There were normal teens in typical towns dealing with abuse in their relationships long before singer Chris Brown infamously bruised and battered Rihanna’s face in a pre-Grammy incident in February 2009. A subject that had always been taboo, relationship violence had finally fallen into the media realm with two teen heartthrobs who seemed to be the picture-perfect couple.
As shocking as this altercation was, more shocking still is how commonplace these types of relationships are for teens across the country and around the world. In fact, one in three teens experiences some kind of abuse in their romantic relationship (whether verbal, emotional or physical), meaning at least one person in your group of friends could be privately dealing with this painful reality.
Over a year after the Chris Brown/Rihanna incident, the scenario of domestic abuse is played out time and time again in music and on television. Think “Love the Way You Lie” by Eminem and Rihanna, “Bad Romance” by Lady Gaga and “Misery” by Maroon 5. Popular teen drama, Degrassi, even dealt with the topic of dating violence in its latest season.
But before the news reports hit the airwaves, before the final edits were done on the new music video and before the first episode was even filmed, there were quiet stories—stories of real teens, living in a daily nightmare. And knowing where it begins is half the battle of knowing how to stop it—before it becomes front-page news.
Sarah Collins* is still struggling with the effects of an abusive high school relationship. She met her boyfriend, Anthony*, when she was 16 and it took her almost 2 years to realize she had to get out.
Sarah insists that “abuse” still sounds like such a harsh and dramatic word to her, but any kind of control, manipulation or intimidation certainly falls under this category.
Her relationship began in a similar way to most girls suffering in the same scenario. “He seemed perfect at first, too good to be true really. It was my first time in love, and I really thought that this was what a relationship was. What love was.”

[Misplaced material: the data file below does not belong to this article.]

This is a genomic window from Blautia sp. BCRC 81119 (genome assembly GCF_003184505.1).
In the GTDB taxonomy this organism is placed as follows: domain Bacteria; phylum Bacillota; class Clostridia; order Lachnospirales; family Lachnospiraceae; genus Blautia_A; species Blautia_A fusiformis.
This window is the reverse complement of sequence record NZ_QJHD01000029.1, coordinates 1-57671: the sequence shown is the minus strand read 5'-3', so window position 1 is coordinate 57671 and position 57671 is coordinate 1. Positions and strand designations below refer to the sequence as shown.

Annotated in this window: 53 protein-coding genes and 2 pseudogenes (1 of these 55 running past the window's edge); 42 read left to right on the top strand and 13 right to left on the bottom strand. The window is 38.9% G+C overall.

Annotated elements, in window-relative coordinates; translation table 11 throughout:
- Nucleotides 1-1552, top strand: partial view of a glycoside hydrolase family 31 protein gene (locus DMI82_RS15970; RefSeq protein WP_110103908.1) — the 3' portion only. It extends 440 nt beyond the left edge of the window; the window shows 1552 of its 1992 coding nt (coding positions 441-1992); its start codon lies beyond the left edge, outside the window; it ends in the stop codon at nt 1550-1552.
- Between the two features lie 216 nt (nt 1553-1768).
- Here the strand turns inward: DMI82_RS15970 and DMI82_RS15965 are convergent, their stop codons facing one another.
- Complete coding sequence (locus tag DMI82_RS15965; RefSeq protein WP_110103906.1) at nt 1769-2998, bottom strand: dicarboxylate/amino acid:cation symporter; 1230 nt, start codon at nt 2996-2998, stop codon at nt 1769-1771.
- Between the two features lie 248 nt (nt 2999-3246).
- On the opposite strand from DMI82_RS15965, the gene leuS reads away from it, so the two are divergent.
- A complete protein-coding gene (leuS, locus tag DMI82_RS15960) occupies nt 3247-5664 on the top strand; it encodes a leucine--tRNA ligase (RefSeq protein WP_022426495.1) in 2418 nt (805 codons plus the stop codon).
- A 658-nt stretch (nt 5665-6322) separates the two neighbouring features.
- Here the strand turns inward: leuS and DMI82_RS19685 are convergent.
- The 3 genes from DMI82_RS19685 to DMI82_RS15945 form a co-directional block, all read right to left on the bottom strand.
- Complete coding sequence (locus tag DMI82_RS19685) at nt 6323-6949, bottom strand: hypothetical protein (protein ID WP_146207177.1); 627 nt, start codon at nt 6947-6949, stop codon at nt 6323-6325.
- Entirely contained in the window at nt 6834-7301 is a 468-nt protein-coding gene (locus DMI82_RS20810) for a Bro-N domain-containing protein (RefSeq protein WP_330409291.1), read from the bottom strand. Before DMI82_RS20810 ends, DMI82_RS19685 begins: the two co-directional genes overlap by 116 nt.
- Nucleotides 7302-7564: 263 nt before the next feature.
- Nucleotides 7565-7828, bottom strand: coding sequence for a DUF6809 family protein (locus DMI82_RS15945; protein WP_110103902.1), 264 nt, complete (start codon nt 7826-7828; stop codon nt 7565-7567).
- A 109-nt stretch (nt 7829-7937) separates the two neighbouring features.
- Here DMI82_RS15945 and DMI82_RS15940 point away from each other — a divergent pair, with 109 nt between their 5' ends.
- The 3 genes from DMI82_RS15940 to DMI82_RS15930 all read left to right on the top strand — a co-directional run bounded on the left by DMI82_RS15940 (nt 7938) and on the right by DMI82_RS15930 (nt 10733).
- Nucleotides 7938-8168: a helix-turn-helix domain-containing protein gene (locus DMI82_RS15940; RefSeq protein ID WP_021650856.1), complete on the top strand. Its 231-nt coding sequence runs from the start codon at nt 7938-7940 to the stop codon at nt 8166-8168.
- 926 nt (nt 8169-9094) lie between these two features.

By the time Sarah was absolutely enthralled with Anthony, he began to comment on her clothing choices, suggesting that she change before dates as her outfits were either “too revealing” or she was dressing “to get other boys’ attention.”
Anthony’s jealousy and demeaning comments escalated to the point where Sarah would feel absolutely worthless by the time they went out to meet their friends. “Because he was so friendly in public there was no way that people would have suspected anything. Everyone thought he was such a great guy,” she recalls.
His behavior became more aggressive over time, and verbal abuse was a daily occurrence if she looked or talked to any other guys, if she didn’t answer her phone when he called or if she wasn’t home when she said she would be.
When Sarah complained to friends about him and they warned her that this was not normal behavior, she would always jump to his defense, explaining that they didn’t really know him or didn’t understand the seriousness of their relationship. Her parents, terrified of losing her if they forced an end to the situation, tried to offer what support they could, but she says now that there was no way she would have even recognized her relationship as troubled—she had lied to herself too well.
Coming up to their two-year anniversary, Sarah was regularly dealing with frightening incidents. Anthony would shake her, push her, throw things at her and begin driving off before she was all the way out of the car.
Because the only examples of “abuse” she had been shown were horrific scenes of blood and bruises, she thought surely there were girls with worse situations, this wasn’t so bad. “I was scared to be in it,” she says, “but I was more scared to get out of it.”